But all-encompassing thought this seems, it fails to do full justice to God’s presence in God’s world. God consistently breaks the limits of sacramentalism by virtue of the sheer, ebullient gift of Godself within and, (however we understand it) beyond creation, as the aphorism ‘Bidden or not, God is present’ (attributed in this form to Erasmus), reminds us.

We need also to consider the work of the Holy Spirit. One aspect of the Spirit’s work is to ‘lead us into all truth’ 10.; therefore we must remain open to what the Spirit is prompting. But the Spirit also has a role as agent of continuation. We are no longer dependent on the physical presence of the Incarnate One because the Spirit is among us, giving substance to the promise that ‘where two or three are gathered in my name, I am there among them’ 11.. Our inclination is to understand this concretely: where you and I and another are in the same physical place. But as we come to understand that the digital is a form of ‘the same space’, we can also recognise that God is as present and potent in that space as in any other, bringing community and koinonia into being. And surely God is greater than the limitations we want to put on God (often to satisfy our own need for control). God the Spirit disrupts as well as soothes.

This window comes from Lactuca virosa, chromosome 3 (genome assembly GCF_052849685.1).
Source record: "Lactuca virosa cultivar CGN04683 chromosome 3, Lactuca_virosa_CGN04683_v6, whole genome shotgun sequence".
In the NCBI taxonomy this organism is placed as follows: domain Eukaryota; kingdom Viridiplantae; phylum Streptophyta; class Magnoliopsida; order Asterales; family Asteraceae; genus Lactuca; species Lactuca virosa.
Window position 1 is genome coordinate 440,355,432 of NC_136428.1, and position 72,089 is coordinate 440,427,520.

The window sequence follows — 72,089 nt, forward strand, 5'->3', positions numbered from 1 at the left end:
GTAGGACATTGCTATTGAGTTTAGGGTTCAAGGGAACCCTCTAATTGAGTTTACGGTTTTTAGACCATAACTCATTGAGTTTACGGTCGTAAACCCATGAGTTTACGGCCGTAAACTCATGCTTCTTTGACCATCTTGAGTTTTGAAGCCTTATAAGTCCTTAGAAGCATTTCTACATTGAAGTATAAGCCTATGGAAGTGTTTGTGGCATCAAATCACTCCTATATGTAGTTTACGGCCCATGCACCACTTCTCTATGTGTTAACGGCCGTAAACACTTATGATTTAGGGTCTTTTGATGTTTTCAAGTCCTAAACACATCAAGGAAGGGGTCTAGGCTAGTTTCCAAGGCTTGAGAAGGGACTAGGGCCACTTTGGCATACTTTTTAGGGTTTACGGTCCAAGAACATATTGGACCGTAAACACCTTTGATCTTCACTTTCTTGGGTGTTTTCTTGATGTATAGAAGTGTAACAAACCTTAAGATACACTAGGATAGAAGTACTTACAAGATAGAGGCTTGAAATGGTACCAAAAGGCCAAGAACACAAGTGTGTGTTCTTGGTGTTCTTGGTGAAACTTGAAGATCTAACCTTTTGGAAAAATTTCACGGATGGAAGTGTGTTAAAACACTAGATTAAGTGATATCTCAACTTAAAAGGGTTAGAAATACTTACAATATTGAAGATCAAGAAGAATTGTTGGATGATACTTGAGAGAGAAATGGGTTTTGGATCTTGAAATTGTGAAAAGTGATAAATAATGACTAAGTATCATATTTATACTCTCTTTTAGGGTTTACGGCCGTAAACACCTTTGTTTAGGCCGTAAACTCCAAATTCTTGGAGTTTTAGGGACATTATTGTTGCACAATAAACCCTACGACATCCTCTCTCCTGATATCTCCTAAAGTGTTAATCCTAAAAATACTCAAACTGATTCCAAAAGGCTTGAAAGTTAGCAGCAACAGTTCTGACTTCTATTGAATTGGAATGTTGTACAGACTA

Mission in the digital church

Other questions, of course, arise due because of the applications available to us in the digital world. An English parish priest, writing in the eBook notes